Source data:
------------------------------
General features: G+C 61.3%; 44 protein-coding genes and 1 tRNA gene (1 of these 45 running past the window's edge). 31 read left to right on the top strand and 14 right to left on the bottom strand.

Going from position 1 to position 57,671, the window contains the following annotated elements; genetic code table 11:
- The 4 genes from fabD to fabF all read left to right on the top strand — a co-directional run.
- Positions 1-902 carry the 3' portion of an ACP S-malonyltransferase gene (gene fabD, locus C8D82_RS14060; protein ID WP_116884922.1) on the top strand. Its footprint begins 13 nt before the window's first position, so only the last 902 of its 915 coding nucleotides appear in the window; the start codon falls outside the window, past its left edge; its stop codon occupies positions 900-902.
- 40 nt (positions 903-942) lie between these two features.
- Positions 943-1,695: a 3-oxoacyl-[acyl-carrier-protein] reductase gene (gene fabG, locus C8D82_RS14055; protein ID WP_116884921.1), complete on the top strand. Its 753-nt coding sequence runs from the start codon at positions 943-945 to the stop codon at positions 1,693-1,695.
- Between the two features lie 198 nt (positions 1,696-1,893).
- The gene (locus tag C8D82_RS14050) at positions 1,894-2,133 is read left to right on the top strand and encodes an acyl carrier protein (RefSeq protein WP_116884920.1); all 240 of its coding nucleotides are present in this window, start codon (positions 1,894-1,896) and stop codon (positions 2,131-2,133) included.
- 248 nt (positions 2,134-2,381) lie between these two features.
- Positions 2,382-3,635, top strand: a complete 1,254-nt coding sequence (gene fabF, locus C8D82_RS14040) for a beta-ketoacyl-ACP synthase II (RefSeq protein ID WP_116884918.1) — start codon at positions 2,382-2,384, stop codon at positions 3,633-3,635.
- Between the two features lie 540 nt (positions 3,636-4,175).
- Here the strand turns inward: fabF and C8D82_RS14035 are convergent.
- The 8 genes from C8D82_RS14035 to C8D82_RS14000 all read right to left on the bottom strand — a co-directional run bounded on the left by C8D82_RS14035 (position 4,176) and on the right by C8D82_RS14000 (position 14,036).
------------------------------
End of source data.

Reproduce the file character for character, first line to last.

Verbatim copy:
General features: G+C 61.3%; 44 protein-coding genes and 1 tRNA gene (1 of these 45 running past the window's edge). 31 read left to right on the top strand and 14 right to left on the bottom strand.

Going from position 1 to position 57,671, the window contains the following annotated elements; genetic code table 11:
- The 4 genes from fabD to fabF all read left to right on the top strand — a co-directional run.
- Positions 1-902 carry the 3' portion of an ACP S-malonyltransferase gene (gene fabD, locus C8D82_RS14060; protein ID WP_116884922.1) on the top strand. Its footprint begins 13 nt before the window's first position, so only the last 902 of its 915 coding nucleotides appear in the window; the start codon falls outside the window, past its left edge; its stop codon occupies positions 900-902.
- 40 nt (positions 903-942) lie between these two features.
- Positions 943-1,695: a 3-oxoacyl-[acyl-carrier-protein] reductase gene (gene fabG, locus C8D82_RS14055; protein ID WP_116884921.1), complete on the top strand. Its 753-nt coding sequence runs from the start codon at positions 943-945 to the stop codon at positions 1,693-1,695.
- Between the two features lie 198 nt (positions 1,696-1,893).
- The gene (locus tag C8D82_RS14050) at positions 1,894-2,133 is read left to right on the top strand and encodes an acyl carrier protein (RefSeq protein WP_116884920.1); all 240 of its coding nucleotides are present in this window, start codon (positions 1,894-1,896) and stop codon (positions 2,131-2,133) included.
- 248 nt (positions 2,134-2,381) lie between these two features.
- Positions 2,382-3,635, top strand: a complete 1,254-nt coding sequence (gene fabF, locus C8D82_RS14040) for a beta-ketoacyl-ACP synthase II (RefSeq protein ID WP_116884918.1) — start codon at positions 2,382-2,384, stop codon at positions 3,633-3,635.
- Between the two features lie 540 nt (positions 3,636-4,175).
- Here the strand turns inward: fabF and C8D82_RS14035 are convergent.
- The 8 genes from C8D82_RS14035 to C8D82_RS14000 all read right to left on the bottom strand — a co-directional run bounded on the left by C8D82_RS14035 (position 4,176) and on the right by C8D82_RS14000 (position 14,036).